Israeli Couscous with Sautéd Squash, Roasted Tomatoes & Garlic

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I like comfort food.  Which usually means a mouthful of pasta.  I especially like it when it is small enough that I can simply scoop spoonfuls into my mouth.  Gosh, I hope that doesn't sound gross. But it is quite satisfying.  Which is why I love creating salads that fit that agenda.  As with my Orzo Salad, this Israeli Couscous dish has that same mouthfeel.  Flavor in every bite filled with the comfort of a pasta.  Small enough that it's easy to spoon, swallow and spoon again.  Oh, yeah, don't forget to chew.

I created this dish for a Ladies' Lunch for my Mom and the women's group at her condo.  They were gracious enough to allow me to cater the lunch for them, and I had a blast doing it.  I will post more about the entire meal but for now, let's focus on spooning some of this salad for your next lunch, dinner side dish or BBQ party.  When I came up with idea it was to satisfy what I thought the women would enjoy as well as a dish that would be easy to make given all the other items I was making.  What I didn't even realize at the time was that this Israeli Couscous plays off the same idea as my Garlic Rice with Sautéd Zucchini & Tomatoes.  I found that recipe as I was writing this one so I could share other zucchini ideas. And there it was, along with several others.

Apparently, there are a million ways to serve up zucchini.  So here's a quick reminder of a few I have experimented with and achieved success.  Try them out while the weather is zucchini friendly.
Zucchini Crudo with Shaved Parmigiano & Mint Oil
Zucchini Orzo Pie
Zucchini Carpaccio
Balsamic Bathed Carrots Wrapped with Zucchini
An Asian Twist to Zucchini Ribbons

Now back to the main attraction. This is one of those dishes that you can literally being cooking, cutting, sautéing all at the same time.  A multitasking wonder. So I have written the instructions in a way to be most efficient. 

Ingredients

1.5 cups Israeli Couscous
1 large zucchini, cubed
1-2 small yellow squash, cubed
1 medium shallot, diced
1 pint grape tomatoes, oven roasted
4-5 whole garlic cloves
2-3 T basil, chiffonade
1 c olive Oil
1 t coarse salt
1/2 t pepper
*Note: You can alter the couscous to veg ratio if you like more of one.  Totally up to you.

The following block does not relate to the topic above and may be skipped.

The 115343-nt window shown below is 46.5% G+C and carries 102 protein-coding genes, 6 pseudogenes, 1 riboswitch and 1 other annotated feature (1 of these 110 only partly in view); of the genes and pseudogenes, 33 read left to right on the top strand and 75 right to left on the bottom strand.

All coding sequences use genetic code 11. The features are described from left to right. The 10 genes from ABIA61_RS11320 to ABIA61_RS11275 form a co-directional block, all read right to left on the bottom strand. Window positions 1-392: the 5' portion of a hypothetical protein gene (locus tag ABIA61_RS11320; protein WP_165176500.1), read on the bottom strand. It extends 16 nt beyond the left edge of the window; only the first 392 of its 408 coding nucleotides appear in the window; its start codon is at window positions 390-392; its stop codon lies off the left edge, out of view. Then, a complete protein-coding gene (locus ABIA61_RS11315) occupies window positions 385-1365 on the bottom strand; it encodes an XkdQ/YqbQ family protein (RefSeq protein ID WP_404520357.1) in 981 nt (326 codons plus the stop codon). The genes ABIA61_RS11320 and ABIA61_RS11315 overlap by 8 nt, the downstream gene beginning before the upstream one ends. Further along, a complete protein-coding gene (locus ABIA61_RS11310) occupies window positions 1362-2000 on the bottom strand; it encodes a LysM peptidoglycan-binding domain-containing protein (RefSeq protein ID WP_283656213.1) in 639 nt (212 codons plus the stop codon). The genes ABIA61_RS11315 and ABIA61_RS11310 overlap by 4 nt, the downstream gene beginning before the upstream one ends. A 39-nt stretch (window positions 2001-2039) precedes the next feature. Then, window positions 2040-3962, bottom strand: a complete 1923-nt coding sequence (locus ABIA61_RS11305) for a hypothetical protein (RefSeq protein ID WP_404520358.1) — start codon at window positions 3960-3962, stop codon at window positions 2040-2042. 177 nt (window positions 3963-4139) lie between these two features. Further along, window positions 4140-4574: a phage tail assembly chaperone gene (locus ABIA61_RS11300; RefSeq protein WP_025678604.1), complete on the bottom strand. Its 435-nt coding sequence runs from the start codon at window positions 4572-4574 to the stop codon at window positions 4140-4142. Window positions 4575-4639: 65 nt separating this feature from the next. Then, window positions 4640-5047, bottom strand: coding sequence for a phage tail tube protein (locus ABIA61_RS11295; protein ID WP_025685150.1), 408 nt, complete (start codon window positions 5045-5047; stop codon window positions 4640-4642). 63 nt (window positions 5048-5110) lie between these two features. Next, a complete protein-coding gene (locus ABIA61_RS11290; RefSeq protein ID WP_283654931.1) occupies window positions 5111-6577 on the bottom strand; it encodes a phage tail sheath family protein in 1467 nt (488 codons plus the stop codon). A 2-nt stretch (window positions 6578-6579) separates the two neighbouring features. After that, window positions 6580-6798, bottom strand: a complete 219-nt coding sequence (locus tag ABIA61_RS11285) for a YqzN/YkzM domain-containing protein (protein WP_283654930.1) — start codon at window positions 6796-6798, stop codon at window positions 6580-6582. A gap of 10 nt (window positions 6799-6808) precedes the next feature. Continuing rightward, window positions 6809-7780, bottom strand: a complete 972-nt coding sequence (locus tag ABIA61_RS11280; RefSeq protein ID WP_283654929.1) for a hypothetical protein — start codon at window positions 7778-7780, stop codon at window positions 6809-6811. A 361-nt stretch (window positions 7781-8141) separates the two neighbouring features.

Slice the squashes lengthwise first. Then strips, then cubes.

Slice the squashes lengthwise first. Then strips, then cubes.

 

Instructions

1. Roast the grape tomatoes in 1/2 c olive oil with whole cloves of garlic.  Refer to the oil roasted recipe in my post The  Great Tomato Caper.

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2.  While the tomatoes roast, cut the zucchini, yellow squash and shallots and sauté them separately in oil. Season with salt and pepper, adding half the shallots to each batch, once they are partially cooked.  You don't want to add the shallots first as they will burn.

Nice little cubes all the same size so you get a piece in every spoonful.

Nice little cubes all the same size so you get a piece in every spoonful.

Zucchini cubed up

Zucchini cubed up

3. While the squashes are sautéing, cook the Israeli Couscous as you would any type of pasta, in a large pot of salted boiling water.  Cook until al dente.  Drain and set aside in a serving bowl, drizzle with a little olive oil so it doesn't stick and let cool.

Gorgeous pearls of pasta

Gorgeous pearls of pasta

4.  Once the tomatoes are done, remove the garlic from their skins and mash them with a fork and course salt.  Add 1/4 c olive oil, pepper to taste and whisk together.

Grapes tomatoes oven roasted in luscious oil with roasted garlic.

Grapes tomatoes oven roasted in luscious oil with roasted garlic.

Sweet and tender garlic.

Sweet and tender garlic.

Smash to create a paste.

Smash to create a paste.

5. It is best to mix the roasted garlic oil into the couscous while it is still warm so the flavors absorb, but you can mix it at room temperature, too. Be sure to thoroughly incorporate.
6. Chiffonade the basil (cutting them in strips) and add to the couscous.
7. Then add some of the juices from the roasted tomatoes, the tomatoes and sautéed squashed. Gently mix until combined.  Serve room temperature.

A bowl of goodness that is pure pleasure to eat spoonful after spoonful.

A bowl of goodness that is pure pleasure to eat spoonful after spoonful.

This is one of those dishes that is both hearty but light at the same time.  The couscous is a pasta so it does do the job of satisfyingly fill you up, but the lightness of the veggies make it feel summertime fresh, especially served room temperature or even chilled.  

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I made this out of love.
Love of pasta.
Love for my Mom.
Love to share with others.

 

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Amuse Bouche...That's not English, Right?

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Oh the French, they do give us some wonderful food and great phrases.  And the one that starts it all off is the Amuse-bouche.  The literal translation is mouth amuser.  In a restaurant, this is the appetizer before the appetizer. Not ordered from the menu by a customer, but given as a complimentary single bite from the chef to start your meal.  It is meant to amuse the mouth. Get it ready for the meal. Whet the appetite and get the patron excited for what is to come. 

Only the French would think of amusing your mouth. I dare say that the Italians aren't into amusing so much, but straight up satisfying from the onset.  I do love the idea of tickling the tongue with a little nosh to get you primed.  A little food foreplay, wouldn't you say?